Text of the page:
We all, of course, want our children to be safe, and, at the same time, receive a high-quality education. Bubble wrapping our children in a hermetically sealed basement will accomplish neither. The established education culture needs to be aware; they may rapidly find themselves redundant and replaceable if they become partisan and lobby for a closed nation.

Public Gatherings: Open or Closed?

Blue governors and mayors have shown a contortionist and expedient view on public gatherings. If it’s a church gathering—that’s a “hot zone.” If it’s a mob breaking into a store to get the bread hidden in Nike shoe boxes (a reference to Rep. Alexandria Ocasio-Cortez’s explanation of looting), there’s not even a passing reference to the CCP virus.

If it’s a Trump rally, it’s a “hot zone.” If it’s a statue-toppling event, contrived outrage over social distancing disappears in nanoseconds.

So all I ask is intellectual honesty, consistency, and a yearning for truth, not narrative. The CCP virus numbers at this time are wildly inaccurate because of a lack of normalization on reporting standards.

In other words, due to a lack of agreed-upon national standards of reporting, the numbers will continue to be all over the map. A vigilant and informed populace is a very important influence in forcing the “experts” to get it right and count in a uniform manner. The choice about public gatherings is yours, unless you’re in a blue region.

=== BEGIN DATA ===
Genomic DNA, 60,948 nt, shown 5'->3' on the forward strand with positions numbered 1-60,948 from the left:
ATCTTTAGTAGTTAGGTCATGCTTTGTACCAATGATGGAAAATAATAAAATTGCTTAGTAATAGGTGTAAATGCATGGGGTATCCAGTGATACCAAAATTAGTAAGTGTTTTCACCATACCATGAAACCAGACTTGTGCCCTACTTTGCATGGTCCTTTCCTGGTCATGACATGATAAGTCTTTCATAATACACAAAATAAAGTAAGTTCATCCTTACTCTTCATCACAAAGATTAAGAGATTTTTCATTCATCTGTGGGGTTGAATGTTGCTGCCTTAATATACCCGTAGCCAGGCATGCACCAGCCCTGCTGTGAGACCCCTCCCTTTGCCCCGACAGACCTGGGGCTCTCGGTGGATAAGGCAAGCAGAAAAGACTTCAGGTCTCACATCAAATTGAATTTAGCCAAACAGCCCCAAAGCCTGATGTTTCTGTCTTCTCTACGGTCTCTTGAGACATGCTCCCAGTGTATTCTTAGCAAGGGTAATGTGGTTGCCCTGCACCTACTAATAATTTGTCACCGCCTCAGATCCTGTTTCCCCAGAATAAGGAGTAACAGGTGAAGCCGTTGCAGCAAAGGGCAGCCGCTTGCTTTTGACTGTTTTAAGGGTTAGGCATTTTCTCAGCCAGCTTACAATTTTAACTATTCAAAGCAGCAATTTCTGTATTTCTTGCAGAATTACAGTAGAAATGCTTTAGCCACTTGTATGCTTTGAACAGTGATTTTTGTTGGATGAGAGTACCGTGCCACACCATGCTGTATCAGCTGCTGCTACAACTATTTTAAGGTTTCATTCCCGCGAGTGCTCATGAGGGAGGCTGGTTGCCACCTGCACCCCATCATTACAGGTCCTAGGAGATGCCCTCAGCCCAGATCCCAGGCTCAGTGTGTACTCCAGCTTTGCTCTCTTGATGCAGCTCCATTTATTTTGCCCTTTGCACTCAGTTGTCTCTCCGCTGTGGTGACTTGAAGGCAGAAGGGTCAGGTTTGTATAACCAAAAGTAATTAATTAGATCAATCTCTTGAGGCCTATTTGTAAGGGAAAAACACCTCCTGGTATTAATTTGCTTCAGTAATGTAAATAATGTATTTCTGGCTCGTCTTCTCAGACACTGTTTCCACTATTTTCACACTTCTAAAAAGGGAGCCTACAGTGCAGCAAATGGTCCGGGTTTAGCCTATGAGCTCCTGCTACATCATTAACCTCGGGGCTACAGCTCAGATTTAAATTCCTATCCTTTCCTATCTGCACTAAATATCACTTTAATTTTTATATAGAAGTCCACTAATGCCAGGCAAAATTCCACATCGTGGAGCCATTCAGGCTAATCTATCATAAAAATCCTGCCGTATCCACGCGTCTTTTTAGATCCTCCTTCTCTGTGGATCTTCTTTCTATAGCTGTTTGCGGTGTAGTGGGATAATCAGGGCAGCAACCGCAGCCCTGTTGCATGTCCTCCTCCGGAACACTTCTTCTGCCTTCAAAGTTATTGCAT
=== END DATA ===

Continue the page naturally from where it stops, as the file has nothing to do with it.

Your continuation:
Your Life: Open or Closed?

So when will 2020 be over? Dec. 31. When will the election cycle be over? Nov. 3 (it starts again on Nov. 4). Will things get better? Are we at a new normal? Unknown.

The operative question for the citizen and the election is clear: Do you want to live your life open or closed? Your decision.

Col. (Ret.) John Mills is a national security professional with service in five eras: Cold War, Peace Dividend, War on Terror, World in Chaos, and now—Great Power Competition. He is the former director of cybersecurity policy, strategy, and international affairs at the Department of Defense.

Views expressed in this article are the opinions of the author and do not necessarily reflect the views of The Epoch Times.